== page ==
Configure Static IPv4 Address in OpenShift 4.x CoreOS Servers

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You just finished setting up your OpenShift 4.x or OKD 4.x cluster and would like to have static IP addresses configured on the nodes?. This is a common requirement for an OpenShift UPI cluster deployed on-premise, e.g cluster installed in a VMware, RHEV or Baremetal servers where DHCP server is not highly reliable. In this post we will use nmcli Network Management tool to configure static IPv4 address on OpenShift 4.x servers – Infra, Masters and Worker machines.

Since the process used in this guide is manual, it means you need ssh access to the servers where static IP address is to be configured. In our example, where DHCP server was used to assign IPv4 address to the machines during bootstrapping, below is sample DHCP configuration for worker machines.

subnet netmask {
        pool {
    	    option routers;
            option subnet-mask;
            option broadcast-address;
            option domain-name-servers,;
            option domain-name "";

            # Worker Machines
            host worker1 
                hardware ethernet 00:50:56:bf:c0:f7;
                option host-name "";
            host worker2 
                hardware ethernet 00:50:56:bf:07:5a;
                option host-name "";
            host worker3 
                hardware ethernet 00:50:56:bf:b2:a6;
                option host-name "";

I’ll login to one of the worker nodes – worker1 , whose IP Address assigned though DHCP Server is

$ ssh [email protected]
Red Hat Enterprise Linux CoreOS 44.81.202007010318-0
  Part of OpenShift 4.4, RHCOS is a Kubernetes native operating system
  managed by the Machine Config Operator (`clusteroperator/machine-config`).

WARNING: Direct SSH access to machines is not recommended; instead,
make configuration changes via `machineconfig` objects:

Last login: Sat Oct 31 19:55:16 2020 from
[[email protected] ~]$ 

You can also use oc debug command to gain shell access to the node.

$ oc debug node/

Configure Static IP Address in Red Hat CoreOS / Fedora CoreOS using NMCLI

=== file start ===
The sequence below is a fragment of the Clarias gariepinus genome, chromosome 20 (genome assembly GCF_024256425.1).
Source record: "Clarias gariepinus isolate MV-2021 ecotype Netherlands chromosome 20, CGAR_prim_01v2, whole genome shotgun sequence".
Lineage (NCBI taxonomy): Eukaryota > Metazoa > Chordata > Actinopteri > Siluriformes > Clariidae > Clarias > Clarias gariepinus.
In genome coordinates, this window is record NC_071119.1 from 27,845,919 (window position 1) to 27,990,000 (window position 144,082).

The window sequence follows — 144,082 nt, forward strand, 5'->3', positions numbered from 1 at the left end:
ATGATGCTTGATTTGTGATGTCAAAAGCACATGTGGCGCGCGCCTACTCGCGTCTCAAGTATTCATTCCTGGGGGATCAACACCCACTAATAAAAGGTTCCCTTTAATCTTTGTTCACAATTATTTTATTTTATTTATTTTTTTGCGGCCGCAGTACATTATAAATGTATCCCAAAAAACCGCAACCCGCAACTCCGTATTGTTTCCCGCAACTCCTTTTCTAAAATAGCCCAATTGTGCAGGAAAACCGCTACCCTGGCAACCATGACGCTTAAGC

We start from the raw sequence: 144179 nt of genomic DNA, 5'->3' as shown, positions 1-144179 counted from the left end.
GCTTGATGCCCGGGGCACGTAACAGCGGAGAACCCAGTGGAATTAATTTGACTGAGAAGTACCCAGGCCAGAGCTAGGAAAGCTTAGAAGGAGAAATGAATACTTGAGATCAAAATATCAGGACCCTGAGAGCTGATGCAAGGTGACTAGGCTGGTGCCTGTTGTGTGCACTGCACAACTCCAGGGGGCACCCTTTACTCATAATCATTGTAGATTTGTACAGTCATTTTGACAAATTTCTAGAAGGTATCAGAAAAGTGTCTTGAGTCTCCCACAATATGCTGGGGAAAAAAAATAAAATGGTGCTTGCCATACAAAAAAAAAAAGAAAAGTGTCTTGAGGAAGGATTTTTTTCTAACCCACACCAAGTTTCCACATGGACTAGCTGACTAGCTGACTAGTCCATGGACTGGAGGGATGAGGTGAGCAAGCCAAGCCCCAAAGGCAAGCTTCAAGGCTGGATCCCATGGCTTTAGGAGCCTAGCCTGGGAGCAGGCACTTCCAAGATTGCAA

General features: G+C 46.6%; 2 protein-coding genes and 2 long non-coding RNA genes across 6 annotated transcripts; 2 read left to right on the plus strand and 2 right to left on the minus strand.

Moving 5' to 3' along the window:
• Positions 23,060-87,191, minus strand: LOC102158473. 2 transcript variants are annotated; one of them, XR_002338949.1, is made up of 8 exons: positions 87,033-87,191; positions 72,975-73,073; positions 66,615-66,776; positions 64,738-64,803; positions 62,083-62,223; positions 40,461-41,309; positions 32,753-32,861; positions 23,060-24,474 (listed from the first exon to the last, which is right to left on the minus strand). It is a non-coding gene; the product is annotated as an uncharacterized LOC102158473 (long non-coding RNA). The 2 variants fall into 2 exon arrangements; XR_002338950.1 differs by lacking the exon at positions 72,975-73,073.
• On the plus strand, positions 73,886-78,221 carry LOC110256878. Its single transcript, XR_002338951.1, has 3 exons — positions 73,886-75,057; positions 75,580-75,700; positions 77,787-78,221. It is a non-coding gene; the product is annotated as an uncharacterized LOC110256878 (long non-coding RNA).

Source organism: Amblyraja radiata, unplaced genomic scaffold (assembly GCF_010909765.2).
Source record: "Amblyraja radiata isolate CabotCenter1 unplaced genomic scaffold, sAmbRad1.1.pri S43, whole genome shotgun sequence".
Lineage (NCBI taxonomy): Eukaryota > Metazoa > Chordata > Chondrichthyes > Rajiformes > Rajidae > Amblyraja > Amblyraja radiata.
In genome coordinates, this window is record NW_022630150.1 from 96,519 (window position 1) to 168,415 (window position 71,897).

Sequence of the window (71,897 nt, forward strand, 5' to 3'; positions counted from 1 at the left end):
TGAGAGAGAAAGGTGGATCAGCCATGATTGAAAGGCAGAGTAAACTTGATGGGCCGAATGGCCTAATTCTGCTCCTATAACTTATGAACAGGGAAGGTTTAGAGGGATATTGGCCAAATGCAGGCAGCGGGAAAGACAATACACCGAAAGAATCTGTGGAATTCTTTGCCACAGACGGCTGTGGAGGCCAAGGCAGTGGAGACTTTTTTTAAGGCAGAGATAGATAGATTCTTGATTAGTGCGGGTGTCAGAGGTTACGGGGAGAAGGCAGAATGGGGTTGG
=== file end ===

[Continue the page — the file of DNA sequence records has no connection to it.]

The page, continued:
Once you’re logged in to the terminal check network configuration with nmcli.

$ nmcli connection show 
NAME                UUID                                  TYPE      DEVICE 
Wired connection 1  1dbbec73-04b1-3726-9d04-458f9ba17ff6  ethernet  ens192 

You can get more details about the connection:

$ nmcli con show 'Wired connection 1'

To configure IPv4 address, Gateway and DNS update the network connection settings with nmcli.

sudo nmcli connection mod 'Wired connection 1' \
ipv4.method manual \
connection.autoconnect yes \
ipv4.addresses \
ipv4.gateway \
ipv4.dns \

In my setup the settings used are:

  • is the IPv4 address of the server.
  • is the gateway and DNS server IPv4 address.
  • is the secondary DNS server IPv4 address.
  • connection.autoconnect yes‘ sets the connection to come up on system boot.
  • ipv4.method manual‘ switch the connection from DHCP to Static IPv4 address.
  • Wired connection 1‘ is the name of connection to be modified.

Upon execution a static network configuration script is created.

$ ls /etc/sysconfig/network-scripts/

Reboot to confirm if the IP address request is sent to DHCP server or assigned manually.

sudo systemctl reboot

Set Hostname on Red Hat CoreOS / Fedora CoreOS using NMCLI

You can also use the NMCLI command line tool to configure static hostname of the CoreOS server.

sudo nmcli general hostname

Confirm the setting.

$ hostnamectl 
   Static hostname:
         Icon name: computer-vm
           Chassis: vm
        Machine ID: 93ba80b38e9948acbb6aa6346bb5312c
           Boot ID: d885cc0011c04ac08c4d3e3ef3441ed0
    Virtualization: vmware
  Operating System: Red Hat Enterprise Linux CoreOS 44.81.202007010318-0 (Ootpa)
            Kernel: Linux 4.18.0-147.20.1.el8_1.x86_64
      Architecture: x86-64

You can also cat the /etc/hostname file.

$ cat /etc/hostname

You now have static IPv4 address set in your Red Hat CoreOS and Fedora CoreOS servers. Stay connected for more OpenShift guides while checking other available guides.


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A systems engineer with excellent skills in systems administration, cloud computing, systems deployment, virtualization, containers, and a certified ethical hacker.